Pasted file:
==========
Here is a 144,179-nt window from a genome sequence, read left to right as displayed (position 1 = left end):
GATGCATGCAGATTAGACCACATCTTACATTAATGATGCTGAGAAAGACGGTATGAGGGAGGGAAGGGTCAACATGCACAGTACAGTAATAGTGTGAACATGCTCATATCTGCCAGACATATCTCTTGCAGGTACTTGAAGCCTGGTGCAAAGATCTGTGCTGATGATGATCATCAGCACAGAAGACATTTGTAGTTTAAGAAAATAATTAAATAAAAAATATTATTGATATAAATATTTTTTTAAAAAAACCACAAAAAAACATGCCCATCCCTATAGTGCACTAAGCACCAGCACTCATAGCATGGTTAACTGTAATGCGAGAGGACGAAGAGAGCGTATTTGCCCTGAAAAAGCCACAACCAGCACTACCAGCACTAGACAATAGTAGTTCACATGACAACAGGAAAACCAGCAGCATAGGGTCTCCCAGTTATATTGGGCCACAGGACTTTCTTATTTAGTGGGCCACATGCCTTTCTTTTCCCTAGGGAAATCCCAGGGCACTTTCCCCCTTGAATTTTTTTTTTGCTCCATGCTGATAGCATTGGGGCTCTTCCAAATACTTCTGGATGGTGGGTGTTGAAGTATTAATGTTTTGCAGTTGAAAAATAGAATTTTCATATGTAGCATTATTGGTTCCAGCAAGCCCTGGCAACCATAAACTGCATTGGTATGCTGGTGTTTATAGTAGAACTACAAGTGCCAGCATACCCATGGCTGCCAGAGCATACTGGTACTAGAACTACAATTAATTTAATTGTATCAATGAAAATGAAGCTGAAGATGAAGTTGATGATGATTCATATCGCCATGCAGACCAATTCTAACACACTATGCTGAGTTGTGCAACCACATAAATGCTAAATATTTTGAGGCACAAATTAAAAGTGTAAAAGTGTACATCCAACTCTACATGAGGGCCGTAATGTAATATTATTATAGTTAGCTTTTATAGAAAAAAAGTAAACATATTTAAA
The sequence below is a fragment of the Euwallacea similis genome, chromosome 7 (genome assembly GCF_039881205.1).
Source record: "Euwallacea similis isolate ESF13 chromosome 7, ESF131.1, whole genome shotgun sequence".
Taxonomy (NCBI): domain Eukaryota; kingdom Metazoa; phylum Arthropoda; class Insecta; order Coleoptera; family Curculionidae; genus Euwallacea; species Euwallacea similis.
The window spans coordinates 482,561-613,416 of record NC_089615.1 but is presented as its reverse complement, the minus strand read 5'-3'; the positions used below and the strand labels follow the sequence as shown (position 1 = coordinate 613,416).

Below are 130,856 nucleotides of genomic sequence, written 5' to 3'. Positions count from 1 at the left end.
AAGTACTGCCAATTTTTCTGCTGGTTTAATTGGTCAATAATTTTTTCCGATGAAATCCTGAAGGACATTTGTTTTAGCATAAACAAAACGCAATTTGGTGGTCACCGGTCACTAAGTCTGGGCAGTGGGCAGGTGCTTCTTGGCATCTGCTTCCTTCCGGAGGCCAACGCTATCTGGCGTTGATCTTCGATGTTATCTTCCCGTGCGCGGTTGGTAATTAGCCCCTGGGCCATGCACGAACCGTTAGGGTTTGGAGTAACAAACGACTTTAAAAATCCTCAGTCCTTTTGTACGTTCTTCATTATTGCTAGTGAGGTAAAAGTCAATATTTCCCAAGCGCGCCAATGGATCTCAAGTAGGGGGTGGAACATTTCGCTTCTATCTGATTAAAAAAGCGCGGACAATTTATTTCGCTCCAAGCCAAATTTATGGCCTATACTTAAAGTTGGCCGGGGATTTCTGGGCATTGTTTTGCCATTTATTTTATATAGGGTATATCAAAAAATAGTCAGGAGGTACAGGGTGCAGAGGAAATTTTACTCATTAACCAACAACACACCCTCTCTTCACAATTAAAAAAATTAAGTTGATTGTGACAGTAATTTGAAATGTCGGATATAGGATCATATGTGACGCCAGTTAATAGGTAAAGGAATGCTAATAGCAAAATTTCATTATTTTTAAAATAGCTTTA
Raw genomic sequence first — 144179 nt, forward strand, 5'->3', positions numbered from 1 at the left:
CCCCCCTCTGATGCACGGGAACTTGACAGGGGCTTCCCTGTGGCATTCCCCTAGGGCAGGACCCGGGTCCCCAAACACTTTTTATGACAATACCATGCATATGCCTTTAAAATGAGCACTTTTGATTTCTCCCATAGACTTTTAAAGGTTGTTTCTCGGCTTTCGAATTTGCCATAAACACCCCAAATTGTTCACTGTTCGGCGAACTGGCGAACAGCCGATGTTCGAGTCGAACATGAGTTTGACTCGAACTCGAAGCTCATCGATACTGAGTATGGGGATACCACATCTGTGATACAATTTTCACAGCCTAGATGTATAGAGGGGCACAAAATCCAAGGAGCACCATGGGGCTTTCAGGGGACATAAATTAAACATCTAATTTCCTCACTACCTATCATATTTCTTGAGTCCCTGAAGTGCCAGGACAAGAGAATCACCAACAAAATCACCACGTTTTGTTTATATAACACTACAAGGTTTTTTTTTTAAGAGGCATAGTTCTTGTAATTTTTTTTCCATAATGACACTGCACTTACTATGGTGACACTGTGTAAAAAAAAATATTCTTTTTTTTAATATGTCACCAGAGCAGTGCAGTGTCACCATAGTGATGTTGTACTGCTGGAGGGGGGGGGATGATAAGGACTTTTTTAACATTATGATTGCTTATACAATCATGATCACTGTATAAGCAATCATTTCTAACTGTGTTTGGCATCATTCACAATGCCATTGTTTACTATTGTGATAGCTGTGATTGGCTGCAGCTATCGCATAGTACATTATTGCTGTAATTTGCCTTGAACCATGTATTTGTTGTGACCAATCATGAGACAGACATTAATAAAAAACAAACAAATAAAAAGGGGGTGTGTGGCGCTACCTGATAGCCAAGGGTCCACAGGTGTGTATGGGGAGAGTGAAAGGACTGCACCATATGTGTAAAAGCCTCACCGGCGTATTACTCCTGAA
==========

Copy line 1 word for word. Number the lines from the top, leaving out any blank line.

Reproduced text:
Here is a 144,179-nt window from a genome sequence, read left to right as displayed (position 1 = left end):